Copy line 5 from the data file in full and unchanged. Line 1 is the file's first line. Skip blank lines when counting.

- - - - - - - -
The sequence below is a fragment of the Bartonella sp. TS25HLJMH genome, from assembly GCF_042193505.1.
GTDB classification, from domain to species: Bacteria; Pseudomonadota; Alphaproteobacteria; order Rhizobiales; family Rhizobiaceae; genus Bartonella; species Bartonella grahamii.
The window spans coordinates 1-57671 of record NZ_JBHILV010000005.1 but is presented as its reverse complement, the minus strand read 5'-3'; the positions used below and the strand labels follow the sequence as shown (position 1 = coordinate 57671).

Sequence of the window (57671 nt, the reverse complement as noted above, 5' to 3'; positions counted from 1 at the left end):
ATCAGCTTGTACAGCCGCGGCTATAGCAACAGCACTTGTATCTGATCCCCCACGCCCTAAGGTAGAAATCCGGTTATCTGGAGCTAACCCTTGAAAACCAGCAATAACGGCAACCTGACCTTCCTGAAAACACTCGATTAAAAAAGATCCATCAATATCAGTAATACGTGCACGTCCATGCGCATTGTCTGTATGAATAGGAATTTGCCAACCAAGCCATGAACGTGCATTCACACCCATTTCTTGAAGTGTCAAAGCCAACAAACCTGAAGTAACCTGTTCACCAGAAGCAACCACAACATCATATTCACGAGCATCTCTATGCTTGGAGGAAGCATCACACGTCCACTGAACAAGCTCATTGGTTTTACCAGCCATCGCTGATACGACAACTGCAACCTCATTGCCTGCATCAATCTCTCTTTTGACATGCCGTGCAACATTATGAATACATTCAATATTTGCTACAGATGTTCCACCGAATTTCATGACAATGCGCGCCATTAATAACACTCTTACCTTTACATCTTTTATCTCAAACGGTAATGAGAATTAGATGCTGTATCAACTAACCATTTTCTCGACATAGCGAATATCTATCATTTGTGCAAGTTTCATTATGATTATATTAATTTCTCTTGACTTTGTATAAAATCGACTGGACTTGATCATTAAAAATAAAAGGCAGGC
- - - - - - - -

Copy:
ATCAGCTTGTACAGCCGCGGCTATAGCAACAGCACTTGTATCTGATCCCCCACGCCCTAAGGTAGAAATCCGGTTATCTGGAGCTAACCCTTGAAAACCAGCAATAACGGCAACCTGACCTTCCTGAAAACACTCGATTAAAAAAGATCCATCAATATCAGTAATACGTGCACGTCCATGCGCATTGTCTGTATGAATAGGAATTTGCCAACCAAGCCATGAACGTGCATTCACACCCATTTCTTGAAGTGTCAAAGCCAACAAACCTGAAGTAACCTGTTCACCAGAAGCAACCACAACATCATATTCACGAGCATCTCTATGCTTGGAGGAAGCATCACACGTCCACTGAACAAGCTCATTGGTTTTACCAGCCATCGCTGATACGACAACTGCAACCTCATTGCCTGCATCAATCTCTCTTTTGACATGCCGTGCAACATTATGAATACATTCAATATTTGCTACAGATGTTCCACCGAATTTCATGACAATGCGCGCCATTAATAACACTCTTACCTTTACATCTTTTATCTCAAACGGTAATGAGAATTAGATGCTGTATCAACTAACCATTTTCTCGACATAGCGAATATCTATCATTTGTGCAAGTTTCATTATGATTATATTAATTTCTCTTGACTTTGTATAAAATCGACTGGACTTGATCATTAAAAATAAAAGGCAGGC